The menu across the top is easy to create - the one down the side was a little more fiddly (and doesn't appear in IE8) because of positioning, but they use the same basic principle - the <div> is small with the content hidden, and then it expands to show the content when the mouse is moved over it. There are videos on adding and styling DIVs and creating a navigation menu in my HTML and CSS YouTube playlist.
Many web designers frown upon the use of tables for laying-out pages - it went out of fashion in the early noughties.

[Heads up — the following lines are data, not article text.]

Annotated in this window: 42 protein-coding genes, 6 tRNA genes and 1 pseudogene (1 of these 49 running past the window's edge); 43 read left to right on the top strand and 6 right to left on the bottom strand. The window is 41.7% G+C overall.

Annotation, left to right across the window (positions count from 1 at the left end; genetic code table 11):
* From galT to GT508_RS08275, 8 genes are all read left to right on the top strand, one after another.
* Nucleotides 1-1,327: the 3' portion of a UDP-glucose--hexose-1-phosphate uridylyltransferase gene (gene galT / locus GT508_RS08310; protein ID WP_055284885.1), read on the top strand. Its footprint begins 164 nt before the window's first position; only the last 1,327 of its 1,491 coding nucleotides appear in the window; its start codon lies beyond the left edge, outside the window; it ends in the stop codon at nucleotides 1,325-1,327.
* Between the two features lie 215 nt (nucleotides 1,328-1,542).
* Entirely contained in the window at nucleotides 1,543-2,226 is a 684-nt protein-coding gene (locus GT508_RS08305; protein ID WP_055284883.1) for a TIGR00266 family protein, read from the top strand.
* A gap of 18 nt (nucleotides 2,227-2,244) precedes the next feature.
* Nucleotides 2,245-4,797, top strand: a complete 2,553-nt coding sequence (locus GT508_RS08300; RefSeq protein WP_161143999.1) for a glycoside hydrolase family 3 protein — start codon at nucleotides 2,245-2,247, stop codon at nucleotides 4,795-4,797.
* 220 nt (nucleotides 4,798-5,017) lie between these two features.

Tables are OK for tables of information, but for other things it's better to use floating <div>s.
Tables are very rigid, and don't cope well with screens of different sizes and shapes.
Using <div>s is much more flexible. You don't know that the person looking at your page is using a computer, you don't know how wide their screen is, and they might be using a screen - such as a phone or a tablet - that is taller than it is wide.
Resize your browser window so that it is too narrow to fit these two boxes side by side - what happens?